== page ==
AT&T announced it will offer 100 channels and mobile streaming for $35 per month when it launches DirectTV in November.
This is a different position for AT&T, which said it wouldn’t be taking on existing pay TV services and it comes right in time for another major content announcement with Time Warner . AT&T announced this last weekend it wants to buy Time Warner for $85 billion.
The DirectTV deal was announced on stage at the Wall Street Journal Live conference today, where AT&T’s Randall Stephenson joined Time Warner’s Jeff Bewkes to talk all things merger.
Stephenson was adamant the low-priced subscription plan wouldn’t be possible without the previous DirectTV deal and — despite the coming regulatory hurdles involved — seemed confident about the prospect of joining business hands with Bewkes, saying the goal is to drive pricing down even further.
“Anyone who sees this as a way to raise prices is ignoring the basic premise,” Stephenson said, adding he is evangelical about how the deal with Time Warner would create a major cable competitor.
He also vowed to protect the journalistic integrity of Time Warner’s subsidiaries, adding the brand would become a “launching pad of innovation.”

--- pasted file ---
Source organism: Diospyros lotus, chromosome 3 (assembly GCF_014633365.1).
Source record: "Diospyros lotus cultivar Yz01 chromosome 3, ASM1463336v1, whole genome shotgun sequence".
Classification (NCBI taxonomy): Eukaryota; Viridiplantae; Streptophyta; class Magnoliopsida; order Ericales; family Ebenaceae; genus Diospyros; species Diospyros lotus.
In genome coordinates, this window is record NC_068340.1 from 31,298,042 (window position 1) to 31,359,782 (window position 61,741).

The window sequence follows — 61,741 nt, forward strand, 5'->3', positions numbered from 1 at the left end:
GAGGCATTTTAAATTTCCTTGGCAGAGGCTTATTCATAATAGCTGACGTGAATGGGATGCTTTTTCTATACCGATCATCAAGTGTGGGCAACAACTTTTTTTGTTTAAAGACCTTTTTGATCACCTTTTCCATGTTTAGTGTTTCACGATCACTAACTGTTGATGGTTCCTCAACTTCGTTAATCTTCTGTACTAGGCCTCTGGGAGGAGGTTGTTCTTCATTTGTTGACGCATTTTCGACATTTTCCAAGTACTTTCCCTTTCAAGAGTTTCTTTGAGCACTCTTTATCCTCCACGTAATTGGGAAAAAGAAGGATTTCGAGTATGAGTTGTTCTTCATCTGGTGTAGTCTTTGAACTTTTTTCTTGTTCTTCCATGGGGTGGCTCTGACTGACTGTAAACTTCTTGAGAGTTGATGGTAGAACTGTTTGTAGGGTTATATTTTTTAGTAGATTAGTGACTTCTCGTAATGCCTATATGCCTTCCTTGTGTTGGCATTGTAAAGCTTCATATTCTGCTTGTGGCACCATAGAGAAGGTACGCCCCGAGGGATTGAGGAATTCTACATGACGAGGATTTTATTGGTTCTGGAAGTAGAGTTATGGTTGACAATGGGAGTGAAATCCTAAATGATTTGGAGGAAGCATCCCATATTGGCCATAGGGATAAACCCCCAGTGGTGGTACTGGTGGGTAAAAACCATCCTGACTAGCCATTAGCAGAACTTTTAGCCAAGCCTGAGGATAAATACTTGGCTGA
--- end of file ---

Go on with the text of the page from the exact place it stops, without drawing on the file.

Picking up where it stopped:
But first, the two companies will have to overcome those upcoming regulatory obstacles. Though Stephenson and Bewkes see the merger as great for consumer choice, some worry this would give AT&T the power to drive up prices in an attempt to funnel consumers to its own platform instead.
Interest group Public Knowledge has argued as much, saying the deal raises concerns around preferential treatment of its own programming pointing out AT&T, “has already announced that it plans to zero-rate its upcoming online video service.”
Stephenson countered any notion of that, saying Time Warner would run independently of AT&T.